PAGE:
History of the grounds
The whole of Valence Park was once part of the grounds of the house. The moat is over 700 years old. It is mentioned in a lease of 1290 relating to Agnes de Valence.
An inventory of 1649, when Valence was occupied by Thomas Bonham, mentions a barn, wood yard, pigeon house, stables, cow house, orchard and garden. In later years a walled kitchen garden, with greenhouses heated by a stove, was laid out to the west of the house.
An 18th century lease mentions fruit trees planted around the moat, including apple trees recently imported from America. There were also two great cedars.
By 1869 traditional garden paths had been laid out beside flower borders. A thatched swan house had been built in the moat. By the end of the 19th century a croquet lawn and grass tennis court had been added.
Survivals from the past
Between Valence House and Valence Library is an ancient coppiced hazel tree. It is part of the remains of a 'nut walk' spreading towards the moat. The nut trees once edged a path lined with roses and other herbaceous plants, and were interplanted with crab apple trees.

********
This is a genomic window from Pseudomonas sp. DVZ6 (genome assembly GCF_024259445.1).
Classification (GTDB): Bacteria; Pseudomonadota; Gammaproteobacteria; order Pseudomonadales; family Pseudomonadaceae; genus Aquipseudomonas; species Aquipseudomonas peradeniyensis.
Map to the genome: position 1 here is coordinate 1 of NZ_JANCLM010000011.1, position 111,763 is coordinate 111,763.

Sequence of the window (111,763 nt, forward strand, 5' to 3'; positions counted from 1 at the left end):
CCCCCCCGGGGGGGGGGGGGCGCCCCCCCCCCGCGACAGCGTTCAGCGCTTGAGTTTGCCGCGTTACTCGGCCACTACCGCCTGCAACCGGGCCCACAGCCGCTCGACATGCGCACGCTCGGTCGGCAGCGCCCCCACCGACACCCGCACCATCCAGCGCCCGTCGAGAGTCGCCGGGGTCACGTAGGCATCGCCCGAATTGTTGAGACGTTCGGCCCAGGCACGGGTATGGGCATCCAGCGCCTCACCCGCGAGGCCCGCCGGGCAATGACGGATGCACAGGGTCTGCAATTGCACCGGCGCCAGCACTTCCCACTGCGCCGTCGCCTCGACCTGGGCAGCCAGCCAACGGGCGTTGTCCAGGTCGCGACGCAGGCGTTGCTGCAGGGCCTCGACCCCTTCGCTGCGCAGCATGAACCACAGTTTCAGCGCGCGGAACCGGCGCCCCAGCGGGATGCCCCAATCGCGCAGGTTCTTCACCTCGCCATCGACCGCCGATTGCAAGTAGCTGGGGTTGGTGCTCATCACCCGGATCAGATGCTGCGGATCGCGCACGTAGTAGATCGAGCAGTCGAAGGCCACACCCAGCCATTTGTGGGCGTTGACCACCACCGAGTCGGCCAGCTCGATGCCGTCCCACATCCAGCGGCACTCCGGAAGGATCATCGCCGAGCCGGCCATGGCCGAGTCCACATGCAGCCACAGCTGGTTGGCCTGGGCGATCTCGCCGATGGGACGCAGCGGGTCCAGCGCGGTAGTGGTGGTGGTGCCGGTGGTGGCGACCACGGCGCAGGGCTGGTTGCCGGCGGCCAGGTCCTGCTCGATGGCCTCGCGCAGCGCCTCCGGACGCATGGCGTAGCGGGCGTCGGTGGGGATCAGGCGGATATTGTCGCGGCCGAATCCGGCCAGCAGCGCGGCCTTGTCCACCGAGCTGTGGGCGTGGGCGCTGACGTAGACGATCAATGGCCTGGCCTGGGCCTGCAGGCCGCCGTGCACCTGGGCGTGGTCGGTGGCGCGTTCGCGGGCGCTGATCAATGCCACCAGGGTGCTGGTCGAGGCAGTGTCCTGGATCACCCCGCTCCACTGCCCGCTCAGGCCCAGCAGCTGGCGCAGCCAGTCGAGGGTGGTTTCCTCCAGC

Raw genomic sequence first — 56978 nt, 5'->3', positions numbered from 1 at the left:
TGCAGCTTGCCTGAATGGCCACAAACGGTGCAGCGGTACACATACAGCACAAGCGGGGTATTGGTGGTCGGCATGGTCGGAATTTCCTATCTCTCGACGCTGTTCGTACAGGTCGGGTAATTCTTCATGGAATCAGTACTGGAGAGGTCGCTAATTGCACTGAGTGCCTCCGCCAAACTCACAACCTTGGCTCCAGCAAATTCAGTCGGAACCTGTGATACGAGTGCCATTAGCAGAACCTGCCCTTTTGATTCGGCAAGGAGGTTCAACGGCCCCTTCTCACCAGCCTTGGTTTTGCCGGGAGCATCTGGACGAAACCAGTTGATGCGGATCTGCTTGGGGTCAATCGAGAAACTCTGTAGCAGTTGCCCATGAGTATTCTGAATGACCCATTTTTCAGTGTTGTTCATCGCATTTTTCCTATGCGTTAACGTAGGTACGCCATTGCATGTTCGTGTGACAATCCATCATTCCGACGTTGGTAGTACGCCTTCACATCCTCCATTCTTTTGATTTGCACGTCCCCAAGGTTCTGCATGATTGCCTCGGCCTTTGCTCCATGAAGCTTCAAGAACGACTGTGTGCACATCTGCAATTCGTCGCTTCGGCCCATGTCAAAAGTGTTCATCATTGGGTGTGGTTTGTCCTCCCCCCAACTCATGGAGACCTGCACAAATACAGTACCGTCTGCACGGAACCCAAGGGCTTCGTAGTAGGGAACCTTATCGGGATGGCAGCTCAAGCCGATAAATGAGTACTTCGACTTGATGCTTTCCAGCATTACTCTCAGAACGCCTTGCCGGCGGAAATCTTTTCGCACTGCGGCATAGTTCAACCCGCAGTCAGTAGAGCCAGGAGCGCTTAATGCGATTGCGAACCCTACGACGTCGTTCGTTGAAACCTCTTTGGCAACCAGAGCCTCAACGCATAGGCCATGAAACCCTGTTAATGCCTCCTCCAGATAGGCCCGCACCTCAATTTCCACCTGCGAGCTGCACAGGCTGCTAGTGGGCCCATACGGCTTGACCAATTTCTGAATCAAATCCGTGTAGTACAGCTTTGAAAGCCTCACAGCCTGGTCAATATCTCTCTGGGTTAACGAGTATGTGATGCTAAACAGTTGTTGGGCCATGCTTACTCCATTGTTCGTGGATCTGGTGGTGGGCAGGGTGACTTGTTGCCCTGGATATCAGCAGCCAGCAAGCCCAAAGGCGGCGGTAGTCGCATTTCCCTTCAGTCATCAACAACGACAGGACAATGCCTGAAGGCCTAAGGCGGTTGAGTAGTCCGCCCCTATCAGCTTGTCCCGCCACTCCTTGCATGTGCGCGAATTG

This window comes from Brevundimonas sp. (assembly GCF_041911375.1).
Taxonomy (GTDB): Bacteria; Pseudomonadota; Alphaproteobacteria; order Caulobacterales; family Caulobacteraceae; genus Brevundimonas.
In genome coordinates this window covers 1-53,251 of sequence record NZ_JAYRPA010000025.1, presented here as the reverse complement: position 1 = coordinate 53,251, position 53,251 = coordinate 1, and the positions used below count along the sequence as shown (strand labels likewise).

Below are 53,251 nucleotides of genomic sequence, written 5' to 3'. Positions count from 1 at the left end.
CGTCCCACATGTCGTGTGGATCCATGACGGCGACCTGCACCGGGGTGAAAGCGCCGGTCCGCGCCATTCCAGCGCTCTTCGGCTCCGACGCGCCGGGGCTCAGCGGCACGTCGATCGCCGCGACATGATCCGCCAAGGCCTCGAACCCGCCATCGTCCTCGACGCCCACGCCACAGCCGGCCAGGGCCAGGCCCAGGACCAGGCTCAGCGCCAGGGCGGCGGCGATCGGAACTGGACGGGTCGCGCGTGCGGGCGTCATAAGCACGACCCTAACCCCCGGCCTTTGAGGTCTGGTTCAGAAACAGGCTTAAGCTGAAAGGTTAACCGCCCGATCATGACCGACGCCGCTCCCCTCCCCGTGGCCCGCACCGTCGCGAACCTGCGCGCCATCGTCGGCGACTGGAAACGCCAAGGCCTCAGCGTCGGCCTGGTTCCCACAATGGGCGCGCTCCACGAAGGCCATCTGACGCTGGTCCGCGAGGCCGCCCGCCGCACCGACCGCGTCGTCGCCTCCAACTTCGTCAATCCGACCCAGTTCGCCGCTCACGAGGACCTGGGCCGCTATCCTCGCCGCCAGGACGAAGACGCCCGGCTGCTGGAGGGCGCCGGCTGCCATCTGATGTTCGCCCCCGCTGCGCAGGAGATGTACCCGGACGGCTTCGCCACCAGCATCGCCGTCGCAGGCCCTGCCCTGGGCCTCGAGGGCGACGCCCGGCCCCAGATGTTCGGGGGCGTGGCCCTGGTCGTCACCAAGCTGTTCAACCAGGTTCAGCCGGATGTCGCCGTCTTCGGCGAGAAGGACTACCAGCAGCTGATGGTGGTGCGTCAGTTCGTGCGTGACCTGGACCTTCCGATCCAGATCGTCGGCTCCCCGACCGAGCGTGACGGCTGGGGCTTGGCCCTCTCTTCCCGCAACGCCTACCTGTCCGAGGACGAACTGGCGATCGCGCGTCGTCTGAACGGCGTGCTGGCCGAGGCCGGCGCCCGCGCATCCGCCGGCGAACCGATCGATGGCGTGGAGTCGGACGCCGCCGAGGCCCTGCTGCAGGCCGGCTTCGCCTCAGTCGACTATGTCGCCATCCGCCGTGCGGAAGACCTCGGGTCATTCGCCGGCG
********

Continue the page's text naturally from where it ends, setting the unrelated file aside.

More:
Ancient yews and holly hedges still shield Valence Park and Valence Library from Becontree Avenue. Several oaks continue to thrive, including a spectacular evergreen Holm oak listed as one of the Great Trees of London.
There are two distinctive trees near the front door of Valence House. The most prominent is a tulip tree (Liriodendron), the yellow flower of which is portrayed in the Valence House logo. Nearby, nestling close to a wall of the house, is a ginkgo biloba tree. Both can be seen in the photo of the house on this page.